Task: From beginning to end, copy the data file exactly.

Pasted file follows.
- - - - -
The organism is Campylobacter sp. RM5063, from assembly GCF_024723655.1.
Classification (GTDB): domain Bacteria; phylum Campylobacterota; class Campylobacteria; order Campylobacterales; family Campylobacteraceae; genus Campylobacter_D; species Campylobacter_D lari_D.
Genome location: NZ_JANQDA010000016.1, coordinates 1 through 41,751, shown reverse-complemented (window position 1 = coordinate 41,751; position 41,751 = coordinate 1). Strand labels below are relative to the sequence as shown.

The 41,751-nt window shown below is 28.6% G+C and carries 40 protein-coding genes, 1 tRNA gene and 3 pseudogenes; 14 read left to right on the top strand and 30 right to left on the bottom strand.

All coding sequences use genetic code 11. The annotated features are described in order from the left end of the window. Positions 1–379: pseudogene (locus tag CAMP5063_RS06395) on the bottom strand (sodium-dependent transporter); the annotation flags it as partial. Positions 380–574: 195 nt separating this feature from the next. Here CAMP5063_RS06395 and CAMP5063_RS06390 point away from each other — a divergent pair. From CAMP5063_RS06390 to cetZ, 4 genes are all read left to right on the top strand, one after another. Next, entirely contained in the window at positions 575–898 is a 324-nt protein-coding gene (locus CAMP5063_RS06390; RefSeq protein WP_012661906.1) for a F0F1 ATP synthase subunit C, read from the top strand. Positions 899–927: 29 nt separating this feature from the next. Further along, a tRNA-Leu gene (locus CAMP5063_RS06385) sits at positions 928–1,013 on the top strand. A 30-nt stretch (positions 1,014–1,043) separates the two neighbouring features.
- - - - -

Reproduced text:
The organism is Campylobacter sp. RM5063, from assembly GCF_024723655.1.
Classification (GTDB): domain Bacteria; phylum Campylobacterota; class Campylobacteria; order Campylobacterales; family Campylobacteraceae; genus Campylobacter_D; species Campylobacter_D lari_D.
Genome location: NZ_JANQDA010000016.1, coordinates 1 through 41,751, shown reverse-complemented (window position 1 = coordinate 41,751; position 41,751 = coordinate 1). Strand labels below are relative to the sequence as shown.

The 41,751-nt window shown below is 28.6% G+C and carries 40 protein-coding genes, 1 tRNA gene and 3 pseudogenes; 14 read left to right on the top strand and 30 right to left on the bottom strand.

All coding sequences use genetic code 11. The annotated features are described in order from the left end of the window. Positions 1–379: pseudogene (locus tag CAMP5063_RS06395) on the bottom strand (sodium-dependent transporter); the annotation flags it as partial. Positions 380–574: 195 nt separating this feature from the next. Here CAMP5063_RS06395 and CAMP5063_RS06390 point away from each other — a divergent pair. From CAMP5063_RS06390 to cetZ, 4 genes are all read left to right on the top strand, one after another. Next, entirely contained in the window at positions 575–898 is a 324-nt protein-coding gene (locus CAMP5063_RS06390; RefSeq protein WP_012661906.1) for a F0F1 ATP synthase subunit C, read from the top strand. Positions 899–927: 29 nt separating this feature from the next. Further along, a tRNA-Leu gene (locus CAMP5063_RS06385) sits at positions 928–1,013 on the top strand. A 30-nt stretch (positions 1,014–1,043) separates the two neighbouring features.